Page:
Antwerp, Belgium An aggressive year-long European investigation into al-Qaida financing has found evidence that two West African governments hosted the senior terrorist operatives who oversaw a $20 million diamond-buying spree that effectively cornered the market on the region's precious stones.
Investigators from several countries concluded that President Charles Taylor of Liberia received a $1 million payment for arranging to harbor the operatives, who were in the region for at least two months after the Sept. 11, 2001, attacks on New York and the Pentagon. The terrorists moved between a protected area in Liberia and the presidential compound in neighboring Burkina Faso, investigators say.
Long accused of sanctioning illicit diamond and weapons trading, Taylor and President Blaise Campaore of Burkina Faso deny the charge, which is included in a summary of the joint intelligence findings.
The Washington Post obtained a copy of the military intelligence summary, which offers the clearest picture yet of al-Qaida's secretive business operations in West Africa and an elaborate plot that began in 1998 to hide substantial terrorist assets in diamonds.
European and Latin American investigations also found evidence that a group of people buying diamonds on behalf of the terrorists were simultaneously attempting to procure sophisticated weapons, such as missiles that could shoot down aircraft, The Post has learned. Investigators have been unable to trace the diamonds since they left Liberia and Burkina Faso.
The diamond-buying operation appears to have been hatched in response to a move by the United States in 1998 to freeze al-Qaida assets after attacks on two U.S. embassies in Africa that were blamed on the organization. Senior European intelligence sources said they have been baffled by the lack of U.S. interest, particularly by the CIA, in their recent findings. The CIA, which in the past has downplayed reports of al-Qaida's diamond connections, declined to comment.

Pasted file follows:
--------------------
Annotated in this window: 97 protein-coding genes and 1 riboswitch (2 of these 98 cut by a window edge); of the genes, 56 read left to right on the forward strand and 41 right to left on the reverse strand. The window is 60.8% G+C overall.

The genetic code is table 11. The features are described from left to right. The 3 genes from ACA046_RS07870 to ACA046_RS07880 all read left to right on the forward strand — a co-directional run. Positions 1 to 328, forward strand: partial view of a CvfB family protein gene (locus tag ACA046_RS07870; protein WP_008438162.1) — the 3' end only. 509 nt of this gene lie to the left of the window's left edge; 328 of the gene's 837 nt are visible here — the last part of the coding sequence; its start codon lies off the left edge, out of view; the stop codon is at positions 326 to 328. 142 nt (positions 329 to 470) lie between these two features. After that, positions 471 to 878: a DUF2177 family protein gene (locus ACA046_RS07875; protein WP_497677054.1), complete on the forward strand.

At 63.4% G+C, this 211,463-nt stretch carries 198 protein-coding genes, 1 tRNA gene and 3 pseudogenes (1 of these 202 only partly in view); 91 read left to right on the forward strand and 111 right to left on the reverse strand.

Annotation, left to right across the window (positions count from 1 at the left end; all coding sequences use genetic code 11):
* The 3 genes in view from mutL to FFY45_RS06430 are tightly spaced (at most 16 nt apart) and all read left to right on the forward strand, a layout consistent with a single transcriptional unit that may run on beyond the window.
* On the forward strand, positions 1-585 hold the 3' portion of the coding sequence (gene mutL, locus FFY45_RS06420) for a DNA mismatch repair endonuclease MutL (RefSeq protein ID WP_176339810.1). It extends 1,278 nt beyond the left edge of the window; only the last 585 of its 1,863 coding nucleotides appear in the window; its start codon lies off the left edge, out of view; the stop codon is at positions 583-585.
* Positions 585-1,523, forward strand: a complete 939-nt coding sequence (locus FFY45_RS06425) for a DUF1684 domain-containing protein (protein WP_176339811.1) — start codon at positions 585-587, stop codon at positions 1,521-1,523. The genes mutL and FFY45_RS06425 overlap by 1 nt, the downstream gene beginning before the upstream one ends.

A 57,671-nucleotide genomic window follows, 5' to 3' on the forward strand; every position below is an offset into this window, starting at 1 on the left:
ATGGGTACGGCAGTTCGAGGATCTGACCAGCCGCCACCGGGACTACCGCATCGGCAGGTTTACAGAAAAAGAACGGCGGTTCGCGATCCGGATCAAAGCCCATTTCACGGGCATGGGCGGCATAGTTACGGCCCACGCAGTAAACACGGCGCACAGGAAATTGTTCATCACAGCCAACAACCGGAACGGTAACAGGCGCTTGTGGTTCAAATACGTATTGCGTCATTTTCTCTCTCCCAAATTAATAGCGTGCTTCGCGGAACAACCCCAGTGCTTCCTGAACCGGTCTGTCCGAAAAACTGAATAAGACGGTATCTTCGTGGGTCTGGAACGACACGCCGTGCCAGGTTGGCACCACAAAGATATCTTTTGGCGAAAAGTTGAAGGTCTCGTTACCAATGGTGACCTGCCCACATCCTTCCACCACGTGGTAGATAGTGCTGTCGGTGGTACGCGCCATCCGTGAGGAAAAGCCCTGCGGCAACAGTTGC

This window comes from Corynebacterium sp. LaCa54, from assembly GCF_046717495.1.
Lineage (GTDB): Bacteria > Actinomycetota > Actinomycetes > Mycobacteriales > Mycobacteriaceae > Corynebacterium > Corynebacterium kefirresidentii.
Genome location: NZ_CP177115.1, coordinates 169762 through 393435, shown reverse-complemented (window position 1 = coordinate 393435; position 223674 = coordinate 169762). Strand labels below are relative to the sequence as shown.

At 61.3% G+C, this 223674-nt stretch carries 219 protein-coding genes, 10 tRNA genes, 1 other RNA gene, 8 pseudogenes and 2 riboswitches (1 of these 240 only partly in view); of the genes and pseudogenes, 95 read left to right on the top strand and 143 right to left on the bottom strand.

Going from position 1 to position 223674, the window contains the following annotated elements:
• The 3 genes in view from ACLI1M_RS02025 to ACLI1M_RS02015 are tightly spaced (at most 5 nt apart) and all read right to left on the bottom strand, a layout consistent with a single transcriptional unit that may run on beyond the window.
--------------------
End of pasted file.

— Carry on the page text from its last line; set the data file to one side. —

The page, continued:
In the weeks after the Sept. 11 attacks, the U.S. Defense Intelligence Agency did try to monitor the two senior al-Qaida operatives supervising the diamond trading, who were known to be hiding in an elite military camp in Liberia. Both men were on the FBI's Most Wanted list of terrorists. The Pentagon prepared a small Special Forces team in neighboring Guinea to snatch the two, but the mission was not carried out because the team could not confirm the targets' identities, according to sources.
The European law enforcement investigations, launched soon after Sept. 11, have focused on three people who allegedly served as conduits to the al-Qaida operatives: Aziz Nassour, a Lebanese diamond merchant; his cousin Samih Osailly; and Ibrahim Bah, a Senegalese soldier of fortune who has trafficked for years in diamonds and guns across Africa. All three deny involvement with al-Qaida or in illegal activities.
Al-Qaida's diamond purchases were first reported publicly 13 months ago. Subsequent investigations by Belgian police and other European intelligence agencies have shed new light on the operation's scope, its financing and al-Qaida's extensive ties in West Africa.
Several other efforts have been under way to unravel illicit diamond trade through Liberia and its links to weapons smuggling and terrorism. A specially appointed U.N. panel of experts has studied the issue, and the Security Council in 2001 accepted the panel's recommendation to ban international travel by Taylor, his family and senior government officials.
Much of the new evidence of al-Qaida's diamond plot flows from the April 12 arrest here of Osailly, who is in prison awaiting trial on charges of diamond smuggling and illegal weapons sales. Osailly is involved with a small diamond importing company believed to have been used by the al-Qaida operatives. He has pleaded innocent.
In Osailly's case, Belgian investigators say they uncovered bank records showing that the diamond company enjoyed a sudden surge in business and turned over almost $1 billion in the year before Sept. 11. Investigators also have found telephone records of calls to Afghanistan, Pakistan, Iraq and Iran.
"What we know is that al-Qaida was very active in the diamond trade, but we also know there is a great deal we don't know," said one senior intelligence official. "What else is there out there we haven't discovered? What are they still doing that brings them profit? Those are the questions I worry about now."